Gardens of Persia

Gardens of Persia

by Penelope Hobhouse

A distinguished chronicle of the Persian garden that explores its profound spiritual, historical, and virtually unacknowledged influence on the development of Western garden design in the 21st century.See more details below


A distinguished chronicle of the Persian garden that explores its profound spiritual, historical, and virtually unacknowledged influence on the development of Western garden design in the 21st century.

Editorial Reviews

The New Yorker
The word “paradise” comes from the ancient Persian word for an enclosed garden, and the art of landscaping is arguably Iran’s great cultural legacy; qanats, underground ducts bringing melted snow from the mountains, have artificially irrigated the arid plateau of Iran for the past two and a half millennia. Hobhouse, a veteran garden historian and designer, elegantly explains the continuity of the aesthetic ideas that govern Persian gardens, with their rills of water and tree-lined alleys underplanted with roses and violets. Her account, accompanied by Jerry Harpur’s spectacular photography, spans more than two thousand years of design, leading us from the remnants of Cyrus the Great’s capital, Pasargadae, to Persian-influenced gardens as far afield as Quebec.
Publishers Weekly
The basic design of the Persian garden can be traced back to the sixth century B.C. and was seminal to the development of Islamic, Indian and Western European styles. Noted garden writer, designer, historian and lecturer Hobhouse traces the evolution of the Persian garden and its impact, combining impressive scholarship with a gardener's practical insights. Her portrait of life in and around what is now Iran viewed through the prism of its gardens spans two and a half millennia and touches on virtually every major civilization. In this mostly arid region, gardening was synonymous with water. It was so important that Cyrus the Younger ranked the management of that resource one of "the noblest and most necessary pursuits." Hobhouse explores the interplay among architecture, trade, religion, warfare, government and horticulture with text that is meticulously researched but comfortably conversational. Numerous photographs, diagrams and reproductions illuminate her descriptions, and the time line of the Royal Houses of Persia, glossary of Persian terms, listing of Persian plants and exhaustive bibliography will be helpful for casual readers, garden designers and scholars alike. Curiously, despite Hobhouse's acute sense of the region's geography, the only two maps included are inadequate; a detailed topographic view of the area would have been welcome. Still, this is a dazzling look at the evolution of a beautiful and peaceful tradition. (Feb.) Forecast: An eight-city author tour (tied in with Hobhouse's keynote speeches at symposiums sponsored by Horticulture magazine) and an NPR segment on the book will energize sales. It should be a hit not only with gardeners but also with the Mideast-American community. Copyright 2004 Reed Business Information.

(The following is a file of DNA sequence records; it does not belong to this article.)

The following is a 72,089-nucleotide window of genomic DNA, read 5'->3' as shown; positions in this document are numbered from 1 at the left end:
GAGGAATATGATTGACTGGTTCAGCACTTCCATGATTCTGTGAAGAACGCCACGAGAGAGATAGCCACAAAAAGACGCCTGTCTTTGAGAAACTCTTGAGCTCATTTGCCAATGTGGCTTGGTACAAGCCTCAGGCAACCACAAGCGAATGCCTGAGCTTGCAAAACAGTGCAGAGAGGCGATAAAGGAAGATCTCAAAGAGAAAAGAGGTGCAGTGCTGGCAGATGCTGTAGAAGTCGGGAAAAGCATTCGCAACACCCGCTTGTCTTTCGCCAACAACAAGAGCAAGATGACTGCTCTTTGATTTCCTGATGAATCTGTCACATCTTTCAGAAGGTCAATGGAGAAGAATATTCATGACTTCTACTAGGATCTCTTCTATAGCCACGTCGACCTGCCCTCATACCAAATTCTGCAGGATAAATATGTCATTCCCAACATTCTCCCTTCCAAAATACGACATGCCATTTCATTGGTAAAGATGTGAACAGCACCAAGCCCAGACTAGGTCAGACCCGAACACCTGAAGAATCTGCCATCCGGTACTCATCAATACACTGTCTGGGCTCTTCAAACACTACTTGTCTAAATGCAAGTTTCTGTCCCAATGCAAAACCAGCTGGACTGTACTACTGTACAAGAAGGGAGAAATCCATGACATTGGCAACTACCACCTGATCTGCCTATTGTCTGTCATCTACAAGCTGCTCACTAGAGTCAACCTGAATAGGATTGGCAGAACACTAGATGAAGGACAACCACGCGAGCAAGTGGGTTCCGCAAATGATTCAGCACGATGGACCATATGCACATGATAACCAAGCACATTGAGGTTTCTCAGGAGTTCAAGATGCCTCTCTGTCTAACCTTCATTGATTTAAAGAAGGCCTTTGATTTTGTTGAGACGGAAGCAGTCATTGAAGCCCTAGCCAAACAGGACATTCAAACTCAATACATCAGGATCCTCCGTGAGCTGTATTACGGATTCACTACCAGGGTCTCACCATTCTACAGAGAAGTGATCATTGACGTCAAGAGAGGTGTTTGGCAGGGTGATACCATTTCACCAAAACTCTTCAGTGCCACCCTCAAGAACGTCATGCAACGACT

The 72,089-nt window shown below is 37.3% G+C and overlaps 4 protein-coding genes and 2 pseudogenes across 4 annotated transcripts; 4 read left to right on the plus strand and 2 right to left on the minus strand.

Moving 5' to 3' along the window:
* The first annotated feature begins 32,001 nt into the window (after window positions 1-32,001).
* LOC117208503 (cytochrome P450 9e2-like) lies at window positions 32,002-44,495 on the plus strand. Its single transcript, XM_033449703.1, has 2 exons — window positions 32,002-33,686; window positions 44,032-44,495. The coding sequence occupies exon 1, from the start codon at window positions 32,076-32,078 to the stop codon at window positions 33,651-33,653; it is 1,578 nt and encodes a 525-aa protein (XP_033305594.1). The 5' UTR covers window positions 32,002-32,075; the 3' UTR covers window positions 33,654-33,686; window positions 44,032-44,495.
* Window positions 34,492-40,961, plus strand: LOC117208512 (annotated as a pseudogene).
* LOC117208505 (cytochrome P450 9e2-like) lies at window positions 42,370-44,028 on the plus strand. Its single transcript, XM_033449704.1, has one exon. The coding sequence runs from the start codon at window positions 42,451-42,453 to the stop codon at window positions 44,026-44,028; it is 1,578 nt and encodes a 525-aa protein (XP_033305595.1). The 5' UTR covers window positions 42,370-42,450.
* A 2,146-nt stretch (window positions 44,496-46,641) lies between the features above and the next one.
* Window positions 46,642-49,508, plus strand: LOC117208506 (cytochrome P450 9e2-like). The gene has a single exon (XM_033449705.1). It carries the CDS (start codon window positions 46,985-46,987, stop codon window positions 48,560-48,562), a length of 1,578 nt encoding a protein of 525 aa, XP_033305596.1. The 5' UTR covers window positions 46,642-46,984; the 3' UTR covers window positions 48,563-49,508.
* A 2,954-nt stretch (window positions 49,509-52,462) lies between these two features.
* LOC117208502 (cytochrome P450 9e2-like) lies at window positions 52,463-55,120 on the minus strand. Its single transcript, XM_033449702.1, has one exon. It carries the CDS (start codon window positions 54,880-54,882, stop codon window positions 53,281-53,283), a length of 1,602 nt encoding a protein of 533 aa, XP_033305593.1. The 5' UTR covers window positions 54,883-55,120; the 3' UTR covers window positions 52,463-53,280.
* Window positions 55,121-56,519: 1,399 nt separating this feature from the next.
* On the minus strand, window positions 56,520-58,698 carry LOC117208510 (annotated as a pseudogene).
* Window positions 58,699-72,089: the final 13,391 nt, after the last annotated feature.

Library Journal
The Greeks called it Persia, land of exotic gardens, ornate patterned tiles, and dreamlike settings: a far cry from the image conjured up of present-day Iran. An acclaimed garden expert and author, Hobhouse traces the development of Persia's gardens in terms of an ancient culture and the spirituality that played so large a part in their design and use. Facing the difficulties of an arid land and fierce winds, the garden designers from Cyrus the Great (550 B.C.E.) to the present day have managed to create bits of an earthly paradise, with a sensitivity for architectural unity and personal tranquillity. The descriptions of the plants and the garden designs are meticulous, and the text is quite lyrical, well in keeping with the images in the illustrations. The book is a fine example of a scholar's ability to convey her own enthusiasm and knowledge, extensive research, and illuminating insights. Highly recommended for art, horticultural, and academic collections. The plants and water, brick, and ornament that are basic to the gardens and palaces of Persia are the framework of Porter's work and serve as the themes for three major sections of the book. Lush greenery and intricate fountains create a climate totally unlike the indigenous one, while the brick edifices utilize the native clay to create great heights of elegance. The intricate plasterwork, the marvelously rich tiles, and the endless variations of pattern and color found in the palaces and gardens serve to create a separate world, a statement of personal and aesthetic achievement. The photographs are elegant, but the text, unfortunately, is not. It tends to be turgid and difficult to follow, and one wonders if the translation is at fault or if Porter (Iranian studies, Aix-en-Provence) has lapsed into professorial obfuscation. Not a necessary purchase, but useful for large collections for its excellent illustrations.-Paula Frosch, Metropolitan Museum of Art Lib., New York Copyright 2003 Reed Business Information.

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Product Details

Kales Press
Publication date:
Product dimensions:
9.90(w) x 11.30(h) x 1.00(d)

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